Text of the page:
Nicole Cooley

candidphotoFPP spoke with poet and prose writer Nicole Cooley about the searing imagery of post-Katrina New Orleans, the glory of dollhouses, and the joy of being a poet’s daughter.  Nicole Cooley reads with us at the First Person Plural Reading Series season finale on March 9 at Silvana in Harlem.

In your book of poems, Breach, we move through terrains physical and emotional as we imagine your New Orleans before and after Hurricane Katrina. What did you feel most drawn to thinking and writing about in those days?  Which images stick with you still?

I wanted to write the poems because of the images–what I saw when I went to New Orleans three months after the hurricane and what I saw when I went to Mississippi a year after the storm. The front steps that lead to no house. The houses that looked fine until you saw–or my mother pointed out–the thin black waterline on the outside that meant the water rose inside the house and it was ruined. The empty lots with “No Trespassing” signs stuck in the dirt but nothing to trespass. I looked out the car window and started writing everything down.

What was it like to write about your hometown in those days of crisis and recovery?

Difficult–I wanted to make clear right away in my writing about New Orleans that I was not there during the storm. My experience was that of an outsider. But my parents were there and remained in the city during the hurricane despite the mandatory evacuation order and that was a huge part of my experience. My worrying for their safety, not being able to contact them for days, not being able to help them once the hurricane was over and they were trapped in the city, living in the aftermath.

If all of New Orleans could gather to hear you read one of your poems, which one would it be?  

What a great question. I think “Write a Love Note to Camellia Grill,” about the iconic New Orleans restaurant that closed post-Katrina, the restaurant the citizens of the city covered in post-it notes which were love letters to not only the restaurant but to the city of New Orleans. I copied down everything written on those post it notes, and put some of them into the poem.

You are working on a nonfiction collection called “My Dollhouse, Myself: Miniature Histories.”  Please tell us about this project.

This is a project very much informed by my daughters who love dollhouses as I do. As my own mother does. It’s a personal history, a historical investigation, and a close look at how dollhouses define and describe relationships between women–grandmothers, mothers and daughters. I’ve interviewed mini-bloggers, dollhouse builders, children who play with dollhouses and women who run dollhouse stores.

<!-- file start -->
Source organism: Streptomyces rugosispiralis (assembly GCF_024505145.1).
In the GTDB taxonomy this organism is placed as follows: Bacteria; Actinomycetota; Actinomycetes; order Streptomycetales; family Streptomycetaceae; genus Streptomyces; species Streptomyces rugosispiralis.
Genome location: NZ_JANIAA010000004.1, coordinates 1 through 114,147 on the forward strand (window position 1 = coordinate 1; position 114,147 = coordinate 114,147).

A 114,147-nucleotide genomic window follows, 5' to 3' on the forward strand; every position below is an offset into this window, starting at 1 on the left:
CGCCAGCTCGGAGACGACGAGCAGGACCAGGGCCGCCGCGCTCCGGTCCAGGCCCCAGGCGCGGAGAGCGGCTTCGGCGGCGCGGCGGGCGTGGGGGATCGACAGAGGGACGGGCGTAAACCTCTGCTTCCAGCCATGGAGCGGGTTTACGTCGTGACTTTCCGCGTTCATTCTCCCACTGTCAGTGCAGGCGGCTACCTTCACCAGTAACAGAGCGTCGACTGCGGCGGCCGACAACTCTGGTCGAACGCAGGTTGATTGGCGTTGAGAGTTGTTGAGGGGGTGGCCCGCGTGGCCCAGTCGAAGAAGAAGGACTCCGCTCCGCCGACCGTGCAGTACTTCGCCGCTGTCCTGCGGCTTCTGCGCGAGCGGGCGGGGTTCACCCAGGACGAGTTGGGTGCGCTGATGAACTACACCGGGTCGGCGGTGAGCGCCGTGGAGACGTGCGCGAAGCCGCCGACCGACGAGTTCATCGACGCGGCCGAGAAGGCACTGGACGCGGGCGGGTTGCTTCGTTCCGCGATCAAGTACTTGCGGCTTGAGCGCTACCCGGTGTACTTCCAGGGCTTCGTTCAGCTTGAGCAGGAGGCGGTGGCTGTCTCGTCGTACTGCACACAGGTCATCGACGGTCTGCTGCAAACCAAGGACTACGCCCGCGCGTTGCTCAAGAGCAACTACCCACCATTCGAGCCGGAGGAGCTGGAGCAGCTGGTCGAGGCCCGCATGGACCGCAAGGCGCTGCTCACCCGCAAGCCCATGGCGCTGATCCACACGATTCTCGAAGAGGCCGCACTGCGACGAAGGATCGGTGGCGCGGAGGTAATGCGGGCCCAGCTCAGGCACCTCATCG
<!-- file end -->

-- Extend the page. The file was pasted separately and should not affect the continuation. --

New Orleans vs New York City.

Both diverse, original, beautiful cities. So unlike so much else of the country.

Where do you experience or witness strong community?  When have you felt unity?  

The MFA program we co-founded in 2007 at Queens College-City University of New York with my beloved colleagues and wonderful students. We’ve built an amazing writing community in our program, and it has been really life-changing for all of us. It is the first and only MFA program in the borough of Queens.

Tell us about your first Harlem experience.

Not my first but my most memorable experience–three years ago at a church (I wish I could remember the name of the church!) I read several poems from my book Breach at an event about Katrina. It was a wonderful evening, full of readings and live music. The sense of community in the room was amazing.

What was it like to grow up as a poet’s daughter, and then become a poet yourself? Do you ever give each other advice?

A gift, really, to be my father Peter Cooley’s daughter. Not only did I never have to defend poetry as a valid career path or a way of life but also my dad and I have always shared our work. He is a merciless critic!

What is it like now to be the poet mother?  

That is interesting too–my daughters love writing and reading (though not poetry). They have enriched and invigorated my work and changed my entire relationship to time. I have much less time to do my own work, with my children and my full-time job, but I think that’s actually made me a better writer.


Write a Love Note to Camellia Grill

By Nicole Cooley


Hundreds of post-it notes stuck on the windows—


Dear Camellia Grill, I can’t bear the thought of you not being here.  Dear

Streetcar, gone, that shuddered down the Avenue.  Dear Neutral Ground, effaced.


Last Meal at Camellia 18 days pre-K: potato, onion and cheese omelette,

pecan waffle, chocolate freeze.  Dear dead bleached grass.  Dear leaf-


choked gutters.  Dear Drainage Pumps.  Late night here drunk and LOVED it.

Dear Levee.  Dear Rusted Barge.  Dear Rope Swing.Your milkshakes bring all the boys.


So many of us grew up eating here.  We need you to open to feel more normal.

Dear Empty Grill.  Dear Freeze Machine.  Dear Jar of Marmalade.  Dear Phone Book


split and open on a table.  My parents dated here and I dated here.

Dear Chrome and Glass.  Dear Counter, sparkled Linoleum.  Dear Girl


I once was, smoking at that counter, writing boys names on a napkin.

New Orleans has lost Schwegmanns, K+B, McKenzies.  It can’t take another


New Orleans establishment to be gone forever.  Dear Wind that Distills

the empty city.  I will come every day with 100 people.  Dear Damage.


I had my first date here.  We got married.  Come home!  Dear Forgotten.

I’m going to stay hungry 4-ever.  Dear Girl I once was.  Dear Lost City.


Dear Girl Now Standing at the Window, reading: I’m pregnant!  Come back!